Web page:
Things You'll Need
Miter-box saws are most often used for trimwork, and for a reason: Trim generally is installed with mitered (angled) cuts in the corners. A miter saw is the only way to get that angle exactly right. If you want to install trim without a miter box, however, there is a way to do it using only square cuts, which you can make with a standard circular saw. By using corner blocks to form your corners, you avoid mitering altogether.
Predrill four nail holes with your pilot bit in each of your corner-block trim pieces. Put two holes, top and bottom, all the way through the blocks in each direction. Offset the positions of the holes just enough so they don't intersect with each other.
Stand a block in one corner of the room. Set a small level alongside it and get it perfectly plumb -- straight up and down. Hammer trim nails through the two holes on each exposed side of the block into the wall behind it to secure it. Sink the nail heads with a nail set. Follow the same procedure to install corner blocks in each corner of the room.
Measure between two of the corner blocks, from the inside edge of each, using a tape measure. Mark the measurement on a longer piece of trim with a pencil. Don't measure from the end, as it might not be square. Make one mark a few inches in from one end of the trim, then start your wall measurement from there to make the second mark.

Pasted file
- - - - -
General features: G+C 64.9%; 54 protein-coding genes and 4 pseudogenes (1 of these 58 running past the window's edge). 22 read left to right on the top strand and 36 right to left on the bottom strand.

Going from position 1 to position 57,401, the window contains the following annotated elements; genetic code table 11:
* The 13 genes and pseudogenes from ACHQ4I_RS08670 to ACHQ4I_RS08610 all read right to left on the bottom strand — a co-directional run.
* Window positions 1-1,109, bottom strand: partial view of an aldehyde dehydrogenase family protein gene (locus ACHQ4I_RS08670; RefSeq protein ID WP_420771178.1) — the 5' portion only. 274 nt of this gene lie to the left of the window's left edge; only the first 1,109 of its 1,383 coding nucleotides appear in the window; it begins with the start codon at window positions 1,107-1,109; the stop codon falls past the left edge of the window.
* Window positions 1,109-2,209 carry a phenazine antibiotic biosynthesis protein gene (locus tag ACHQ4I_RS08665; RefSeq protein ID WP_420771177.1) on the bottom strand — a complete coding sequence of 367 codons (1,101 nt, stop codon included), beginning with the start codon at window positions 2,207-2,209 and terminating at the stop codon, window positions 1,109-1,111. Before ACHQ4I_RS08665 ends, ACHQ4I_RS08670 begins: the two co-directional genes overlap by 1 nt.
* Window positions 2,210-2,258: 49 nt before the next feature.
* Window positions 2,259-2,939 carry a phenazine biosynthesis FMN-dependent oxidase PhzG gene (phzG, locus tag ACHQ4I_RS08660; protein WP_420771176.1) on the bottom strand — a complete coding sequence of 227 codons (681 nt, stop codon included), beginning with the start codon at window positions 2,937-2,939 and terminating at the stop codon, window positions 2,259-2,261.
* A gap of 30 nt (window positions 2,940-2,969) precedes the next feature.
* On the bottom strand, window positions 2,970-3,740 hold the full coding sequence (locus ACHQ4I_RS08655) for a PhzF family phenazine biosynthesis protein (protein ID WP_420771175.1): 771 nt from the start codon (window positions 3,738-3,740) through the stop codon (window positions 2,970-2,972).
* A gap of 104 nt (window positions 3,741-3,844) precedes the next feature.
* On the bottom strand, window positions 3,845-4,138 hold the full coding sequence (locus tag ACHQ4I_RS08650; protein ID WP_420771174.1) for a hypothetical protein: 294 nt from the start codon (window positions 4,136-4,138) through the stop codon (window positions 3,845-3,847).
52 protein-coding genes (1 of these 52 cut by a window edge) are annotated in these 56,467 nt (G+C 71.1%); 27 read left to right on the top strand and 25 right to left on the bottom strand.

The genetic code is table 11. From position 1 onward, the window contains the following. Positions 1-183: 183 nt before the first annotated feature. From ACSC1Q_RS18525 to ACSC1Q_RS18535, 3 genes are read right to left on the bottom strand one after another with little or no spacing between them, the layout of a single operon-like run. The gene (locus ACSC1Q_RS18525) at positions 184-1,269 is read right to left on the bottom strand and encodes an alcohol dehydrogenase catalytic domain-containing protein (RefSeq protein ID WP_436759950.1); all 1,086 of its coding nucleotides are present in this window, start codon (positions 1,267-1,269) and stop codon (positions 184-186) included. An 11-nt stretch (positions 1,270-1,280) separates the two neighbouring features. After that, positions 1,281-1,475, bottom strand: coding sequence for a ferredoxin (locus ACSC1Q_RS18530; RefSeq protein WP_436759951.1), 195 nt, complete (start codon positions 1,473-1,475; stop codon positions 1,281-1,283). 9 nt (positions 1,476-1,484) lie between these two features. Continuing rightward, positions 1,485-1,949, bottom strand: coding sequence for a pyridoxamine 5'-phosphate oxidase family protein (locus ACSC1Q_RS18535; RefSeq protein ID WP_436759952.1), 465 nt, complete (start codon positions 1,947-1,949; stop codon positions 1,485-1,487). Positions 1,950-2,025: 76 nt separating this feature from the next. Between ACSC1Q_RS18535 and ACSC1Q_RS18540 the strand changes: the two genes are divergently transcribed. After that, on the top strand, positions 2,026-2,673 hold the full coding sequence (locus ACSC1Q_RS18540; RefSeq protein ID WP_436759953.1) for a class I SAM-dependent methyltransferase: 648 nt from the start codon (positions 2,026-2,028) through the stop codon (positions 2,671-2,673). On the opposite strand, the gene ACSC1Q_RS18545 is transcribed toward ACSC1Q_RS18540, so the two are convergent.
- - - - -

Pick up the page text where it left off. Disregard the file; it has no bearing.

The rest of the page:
Mark straight lines across the trim at both marks. Set a try square along the edge of the trim to ensure the lines are completely square.
Cut the trim with a circular saw. Cut slowly and straight along both lines.
Set the cut trim between the two corner blocks, so the square-cut ends of the trim butt against the sides of the blocks. Drill pilot holes every 12 to 16 inches along the upper and lower edges of the trim piece.
Hammer in finish nails. Sink the heads below the surface with a nail set. Repeat for each section of the wall between all the corner blocks.
Kevin McDermott is a professional newspaper journalist and landlord. He was born in Chicago and graduated Eastern Illinois University with a degree in journalism. He currently covers regional politics for a Midwestern newspaper. McDermott writes about home improvement for various websites.